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COVID-19 & SOMALILAND: PREVENTION IS THE ONLY OPTION

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COVID-19 has been spreading all around the world and has overwhelmed the health systems of the most developed countries. Stealth transmission of the disease and asymptomatic carriers allowed the disease to spread so fast and affect hundreds of millions. The death rate of COVID-19 is estimated to be only 2%. However, with the large number of people affected by the virus, the death rate is projected to be in the millions.

Prevention is better than cure they say but with COVID-19, prevention is the only option. To make you understand how critical it’s to put all the preventive measures possible in place, let us discuss how things would unfold if the disease was already here. As we all know the disease spreads fast so thousands would be affected. Fortunately, 81% of that affected would only get a mild form of the disease and are likely to recover. 14% would need oxygen therapy while the remaining 5% would need Intensive Care Unit (ICU) treatment. Of those critically ill, most will require mechanical ventilation. The health system in our country is already stretched thin and a pathogen like coronavirus can quickly overwhelm it. To elaborate on how fragile our health system is, below is a quick insight into it.

  1. Medical Services – There are governmental and private hospitals that do provide medical services to the public.There is only one governmental hospital in each region and the services, medical drugs and the supplies available are the worst compared to other privately owned hospitals. These privately owned hospitals are very few and are mainly situated in the capital city. The owners of these hospitals are unlikely to allow for treatment of COVID-19 patients in their hospitals. Even if the government takes over by force, no medical staff would show up to treat patients.
  • Medical Supplies – As was previously mentioned, 14% of patients would require oxygen therapy and 5% would need mechanical ventilators and admission to the ICU. You would think oxygen therapy would atleast be available but guess what. O2 therapy is very scarce and in most of the hospitals where it is available, patients pay for it. Mechanical ventilators, on the other hand, are also very few and are estimated to be about 100 in the whole country. These already scarce supplies aren’t just available for COVID-19 patients. Most of them are being used to treat other patients so the number available at any given time would be a fraction of the total number.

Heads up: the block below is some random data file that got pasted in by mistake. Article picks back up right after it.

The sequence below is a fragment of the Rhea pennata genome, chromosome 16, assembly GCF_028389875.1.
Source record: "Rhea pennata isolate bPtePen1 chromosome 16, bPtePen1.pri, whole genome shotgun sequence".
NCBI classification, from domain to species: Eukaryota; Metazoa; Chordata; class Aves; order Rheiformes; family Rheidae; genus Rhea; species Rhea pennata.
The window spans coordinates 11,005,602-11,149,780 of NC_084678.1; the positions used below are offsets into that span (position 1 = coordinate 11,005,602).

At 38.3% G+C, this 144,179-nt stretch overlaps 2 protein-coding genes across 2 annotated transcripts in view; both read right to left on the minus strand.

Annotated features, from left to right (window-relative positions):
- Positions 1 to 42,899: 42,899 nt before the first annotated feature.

• Medical Personnel – Well-trained medical personnel in the country are very few and despite the fact that many of them would like to help and be in the frontline, circumstances and the resources available might not allow them to do so. No soldier goes into war without his rifle, helmet, or bullet proof vest. Expecting a soldier to go and fight without that would be insanity. This is a war and doctors and nurses can’t go fight without the necessary Personal Protective Equipment (PPE) and most would decline to help. If that makes you think medical personnel are being selfish and they would rather run than save lives, you are mistaken. If doctors, with no protective gear, are infected while s/he is in the forefront of the fight, s/he will start spreading the disease to other patients or other healthy individuals necessarily joining the enemy, not fighting it. The medical staff, with time, will be eroded and the disease will continue to take its toll on lives. If you are told to go to a war that you certainly know will be defeated, will you participate in that war or would you run to safety while you can? The disease, regardless of what we do, will take its course so the logic here is why go to the frontline and kill yourself.

Novel coronavirus has no cure and with poor medical services, shortage of medical supplies and the medical personnel having no suicidal intentions, COVID-19 is a death sentence for the majority of the 19% that would need hospitalization. This war is inevitable and there are no tactics or heroism that is going to get us out of it and to survive, PREVENTION is the only solution. No one knows if the virus is here. Let’s just hope it is not and put strict preventive measures into practice from this second on.

*The number of ventilators available in the country is only a rough estimation made by health workers who worked or is currently working in different big hospitals.

*This article was published on 28th of March, 2020. The data and the statistics used in this article are up to date and numbers might change as we learn more about the disease.

Author Info
Dr. Mubarak Ahmed

Dr. Mubarak Ahmed

An M.B.B.S degree holder from Sudan with a vast experience in managing diabetes and hypertension. Currently the Primary Care Provider at Saafi Clinic with a vivid vision aimed at improving and modernizing the care provided to patients affected by diabetes and hypertension.

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